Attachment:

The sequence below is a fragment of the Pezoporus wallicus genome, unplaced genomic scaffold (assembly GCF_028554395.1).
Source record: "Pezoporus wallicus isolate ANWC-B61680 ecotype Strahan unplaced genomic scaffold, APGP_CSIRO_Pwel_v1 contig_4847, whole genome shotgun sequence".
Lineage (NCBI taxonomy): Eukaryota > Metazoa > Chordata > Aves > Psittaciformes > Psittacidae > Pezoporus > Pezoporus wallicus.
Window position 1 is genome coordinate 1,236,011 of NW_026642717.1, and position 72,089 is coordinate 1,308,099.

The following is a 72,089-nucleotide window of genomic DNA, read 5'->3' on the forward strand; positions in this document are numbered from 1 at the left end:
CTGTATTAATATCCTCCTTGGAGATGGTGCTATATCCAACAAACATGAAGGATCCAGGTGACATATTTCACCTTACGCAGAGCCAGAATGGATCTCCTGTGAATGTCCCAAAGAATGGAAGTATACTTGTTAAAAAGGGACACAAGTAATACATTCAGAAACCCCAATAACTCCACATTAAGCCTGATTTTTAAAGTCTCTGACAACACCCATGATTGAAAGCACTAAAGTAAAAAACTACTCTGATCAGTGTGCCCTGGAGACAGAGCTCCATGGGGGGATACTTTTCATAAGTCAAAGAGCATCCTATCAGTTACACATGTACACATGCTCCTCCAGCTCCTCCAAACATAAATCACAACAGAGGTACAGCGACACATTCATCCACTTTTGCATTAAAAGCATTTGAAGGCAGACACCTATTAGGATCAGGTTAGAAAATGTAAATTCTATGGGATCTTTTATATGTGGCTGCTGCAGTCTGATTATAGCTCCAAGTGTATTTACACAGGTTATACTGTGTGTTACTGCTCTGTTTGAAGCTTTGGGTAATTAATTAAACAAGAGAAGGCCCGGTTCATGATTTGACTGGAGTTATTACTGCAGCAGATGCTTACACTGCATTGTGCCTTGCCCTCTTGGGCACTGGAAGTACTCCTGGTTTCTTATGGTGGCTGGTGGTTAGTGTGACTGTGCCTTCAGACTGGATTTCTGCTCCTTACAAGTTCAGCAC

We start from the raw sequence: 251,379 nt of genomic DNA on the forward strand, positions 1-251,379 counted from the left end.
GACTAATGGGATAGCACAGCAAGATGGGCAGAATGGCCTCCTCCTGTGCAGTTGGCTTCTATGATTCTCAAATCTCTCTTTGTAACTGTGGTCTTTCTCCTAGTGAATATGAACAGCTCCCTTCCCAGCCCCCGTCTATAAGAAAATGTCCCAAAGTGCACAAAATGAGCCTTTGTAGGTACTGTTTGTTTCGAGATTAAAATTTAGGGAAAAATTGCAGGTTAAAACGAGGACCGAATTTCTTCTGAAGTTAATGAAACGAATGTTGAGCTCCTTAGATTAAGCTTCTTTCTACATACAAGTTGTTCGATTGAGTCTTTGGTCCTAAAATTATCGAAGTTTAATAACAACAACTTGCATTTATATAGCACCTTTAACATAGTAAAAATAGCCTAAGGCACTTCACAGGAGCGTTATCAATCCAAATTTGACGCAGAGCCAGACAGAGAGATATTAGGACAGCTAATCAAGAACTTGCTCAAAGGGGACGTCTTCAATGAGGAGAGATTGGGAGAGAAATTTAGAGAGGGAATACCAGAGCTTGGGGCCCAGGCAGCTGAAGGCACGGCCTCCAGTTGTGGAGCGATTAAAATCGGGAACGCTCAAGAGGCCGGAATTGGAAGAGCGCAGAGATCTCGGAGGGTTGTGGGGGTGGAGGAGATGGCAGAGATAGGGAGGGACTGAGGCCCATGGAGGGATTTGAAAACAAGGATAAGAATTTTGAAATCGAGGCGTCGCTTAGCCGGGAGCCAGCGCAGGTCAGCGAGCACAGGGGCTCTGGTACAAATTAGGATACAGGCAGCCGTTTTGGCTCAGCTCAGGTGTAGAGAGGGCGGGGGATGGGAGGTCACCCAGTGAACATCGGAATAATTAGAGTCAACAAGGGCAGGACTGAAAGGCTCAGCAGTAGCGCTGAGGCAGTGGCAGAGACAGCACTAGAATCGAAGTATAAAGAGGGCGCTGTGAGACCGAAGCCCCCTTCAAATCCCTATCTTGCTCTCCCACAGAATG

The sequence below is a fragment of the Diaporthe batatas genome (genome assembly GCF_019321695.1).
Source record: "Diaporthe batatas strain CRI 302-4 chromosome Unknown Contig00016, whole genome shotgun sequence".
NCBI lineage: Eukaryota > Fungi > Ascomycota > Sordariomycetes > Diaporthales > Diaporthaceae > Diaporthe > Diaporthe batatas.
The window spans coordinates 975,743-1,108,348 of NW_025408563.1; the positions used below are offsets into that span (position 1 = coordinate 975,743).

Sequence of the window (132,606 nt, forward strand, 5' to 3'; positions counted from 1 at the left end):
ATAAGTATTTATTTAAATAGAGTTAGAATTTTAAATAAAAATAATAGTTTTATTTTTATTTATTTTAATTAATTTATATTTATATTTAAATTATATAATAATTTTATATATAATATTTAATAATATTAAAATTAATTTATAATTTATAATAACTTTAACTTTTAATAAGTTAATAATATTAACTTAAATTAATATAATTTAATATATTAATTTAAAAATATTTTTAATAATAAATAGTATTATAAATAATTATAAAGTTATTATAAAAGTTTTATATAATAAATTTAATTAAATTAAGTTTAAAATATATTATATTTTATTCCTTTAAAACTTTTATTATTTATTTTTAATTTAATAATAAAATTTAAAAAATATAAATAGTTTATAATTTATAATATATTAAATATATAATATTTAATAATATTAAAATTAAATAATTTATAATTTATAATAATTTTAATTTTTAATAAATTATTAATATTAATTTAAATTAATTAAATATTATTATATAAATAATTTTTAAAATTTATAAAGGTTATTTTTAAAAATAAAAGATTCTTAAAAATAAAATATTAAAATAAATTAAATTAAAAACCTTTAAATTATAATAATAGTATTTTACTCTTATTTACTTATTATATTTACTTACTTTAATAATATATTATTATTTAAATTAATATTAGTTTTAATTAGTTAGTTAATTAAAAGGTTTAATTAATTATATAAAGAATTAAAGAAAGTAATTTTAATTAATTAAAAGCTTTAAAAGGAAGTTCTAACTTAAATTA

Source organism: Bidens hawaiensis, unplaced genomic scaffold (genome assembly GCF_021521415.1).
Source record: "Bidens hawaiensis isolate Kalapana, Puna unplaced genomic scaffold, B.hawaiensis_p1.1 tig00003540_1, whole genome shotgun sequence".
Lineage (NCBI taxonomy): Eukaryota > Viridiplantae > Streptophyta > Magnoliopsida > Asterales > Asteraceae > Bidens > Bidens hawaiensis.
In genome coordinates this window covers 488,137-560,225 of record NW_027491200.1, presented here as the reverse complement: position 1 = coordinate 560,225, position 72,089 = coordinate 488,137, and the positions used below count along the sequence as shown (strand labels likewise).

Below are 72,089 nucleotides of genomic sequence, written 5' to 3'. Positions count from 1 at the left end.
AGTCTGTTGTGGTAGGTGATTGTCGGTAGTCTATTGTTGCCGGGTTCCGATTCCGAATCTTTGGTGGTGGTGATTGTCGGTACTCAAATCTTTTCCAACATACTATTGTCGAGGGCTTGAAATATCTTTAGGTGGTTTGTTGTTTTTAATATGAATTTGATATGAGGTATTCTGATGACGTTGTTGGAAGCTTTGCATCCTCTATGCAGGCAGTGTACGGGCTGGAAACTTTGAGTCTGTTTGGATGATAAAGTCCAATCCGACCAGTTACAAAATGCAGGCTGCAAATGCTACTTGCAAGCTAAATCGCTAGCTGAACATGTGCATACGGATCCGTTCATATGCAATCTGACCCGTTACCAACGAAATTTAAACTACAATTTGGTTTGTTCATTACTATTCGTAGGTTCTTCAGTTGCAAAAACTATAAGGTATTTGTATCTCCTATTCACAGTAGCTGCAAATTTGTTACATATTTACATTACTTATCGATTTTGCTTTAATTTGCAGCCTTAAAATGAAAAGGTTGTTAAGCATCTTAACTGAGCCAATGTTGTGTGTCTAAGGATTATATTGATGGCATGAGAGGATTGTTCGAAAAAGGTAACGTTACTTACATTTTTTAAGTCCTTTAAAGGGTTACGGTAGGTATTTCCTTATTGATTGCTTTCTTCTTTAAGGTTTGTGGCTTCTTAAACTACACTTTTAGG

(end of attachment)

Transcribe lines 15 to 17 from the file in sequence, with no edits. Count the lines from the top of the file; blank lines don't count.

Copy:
Source organism: Bidens hawaiensis, unplaced genomic scaffold (genome assembly GCF_021521415.1).
Source record: "Bidens hawaiensis isolate Kalapana, Puna unplaced genomic scaffold, B.hawaiensis_p1.1 tig00003540_1, whole genome shotgun sequence".
Lineage (NCBI taxonomy): Eukaryota > Viridiplantae > Streptophyta > Magnoliopsida > Asterales > Asteraceae > Bidens > Bidens hawaiensis.